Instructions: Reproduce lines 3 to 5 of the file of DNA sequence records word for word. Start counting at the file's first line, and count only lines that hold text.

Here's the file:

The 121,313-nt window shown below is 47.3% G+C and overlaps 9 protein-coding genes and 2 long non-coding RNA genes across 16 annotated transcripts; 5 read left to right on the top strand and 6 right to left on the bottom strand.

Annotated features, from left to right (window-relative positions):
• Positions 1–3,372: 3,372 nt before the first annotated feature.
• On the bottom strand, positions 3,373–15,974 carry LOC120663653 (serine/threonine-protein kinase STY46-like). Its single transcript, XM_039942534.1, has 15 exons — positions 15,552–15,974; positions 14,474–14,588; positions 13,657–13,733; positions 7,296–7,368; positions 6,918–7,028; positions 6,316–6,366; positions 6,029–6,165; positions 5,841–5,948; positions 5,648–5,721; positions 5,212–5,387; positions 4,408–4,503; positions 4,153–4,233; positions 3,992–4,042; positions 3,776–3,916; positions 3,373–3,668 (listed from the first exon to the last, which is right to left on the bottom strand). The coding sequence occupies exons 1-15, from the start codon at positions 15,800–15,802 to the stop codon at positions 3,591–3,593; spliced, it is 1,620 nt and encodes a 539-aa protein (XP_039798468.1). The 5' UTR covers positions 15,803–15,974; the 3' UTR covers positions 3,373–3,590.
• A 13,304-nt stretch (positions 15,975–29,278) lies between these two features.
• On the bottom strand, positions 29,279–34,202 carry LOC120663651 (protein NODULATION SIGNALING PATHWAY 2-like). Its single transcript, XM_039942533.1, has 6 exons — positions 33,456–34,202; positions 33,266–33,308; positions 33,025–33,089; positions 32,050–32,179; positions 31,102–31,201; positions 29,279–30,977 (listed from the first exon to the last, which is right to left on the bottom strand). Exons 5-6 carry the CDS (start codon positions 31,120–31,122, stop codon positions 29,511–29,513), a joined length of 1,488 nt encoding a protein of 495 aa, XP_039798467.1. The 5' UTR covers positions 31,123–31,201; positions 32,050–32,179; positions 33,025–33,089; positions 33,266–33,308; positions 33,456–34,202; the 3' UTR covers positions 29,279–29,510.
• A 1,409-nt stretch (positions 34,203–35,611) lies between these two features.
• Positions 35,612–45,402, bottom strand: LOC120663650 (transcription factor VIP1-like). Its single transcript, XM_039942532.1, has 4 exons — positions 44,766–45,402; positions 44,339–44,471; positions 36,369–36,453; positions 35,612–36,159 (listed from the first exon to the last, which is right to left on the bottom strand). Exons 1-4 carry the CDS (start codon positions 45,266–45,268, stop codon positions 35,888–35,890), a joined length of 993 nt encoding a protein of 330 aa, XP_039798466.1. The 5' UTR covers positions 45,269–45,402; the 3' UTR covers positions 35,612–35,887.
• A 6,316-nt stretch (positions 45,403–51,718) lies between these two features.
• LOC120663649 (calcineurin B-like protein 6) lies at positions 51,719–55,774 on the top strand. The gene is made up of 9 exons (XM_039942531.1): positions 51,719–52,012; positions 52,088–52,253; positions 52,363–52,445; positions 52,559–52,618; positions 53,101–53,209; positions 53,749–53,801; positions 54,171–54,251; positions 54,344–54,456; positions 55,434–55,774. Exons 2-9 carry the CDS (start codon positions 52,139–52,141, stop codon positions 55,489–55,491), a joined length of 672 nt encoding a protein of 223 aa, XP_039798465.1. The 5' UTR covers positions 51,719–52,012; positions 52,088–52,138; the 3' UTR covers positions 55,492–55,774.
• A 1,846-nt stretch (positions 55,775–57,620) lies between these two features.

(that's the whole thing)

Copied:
• Positions 1–3,372: 3,372 nt before the first annotated feature.
• On the bottom strand, positions 3,373–15,974 carry LOC120663653 (serine/threonine-protein kinase STY46-like). Its single transcript, XM_039942534.1, has 15 exons — positions 15,552–15,974; positions 14,474–14,588; positions 13,657–13,733; positions 7,296–7,368; positions 6,918–7,028; positions 6,316–6,366; positions 6,029–6,165; positions 5,841–5,948; positions 5,648–5,721; positions 5,212–5,387; positions 4,408–4,503; positions 4,153–4,233; positions 3,992–4,042; positions 3,776–3,916; positions 3,373–3,668 (listed from the first exon to the last, which is right to left on the bottom strand). The coding sequence occupies exons 1-15, from the start codon at positions 15,800–15,802 to the stop codon at positions 3,591–3,593; spliced, it is 1,620 nt and encodes a 539-aa protein (XP_039798468.1). The 5' UTR covers positions 15,803–15,974; the 3' UTR covers positions 3,373–3,590.
• A 13,304-nt stretch (positions 15,975–29,278) lies between these two features.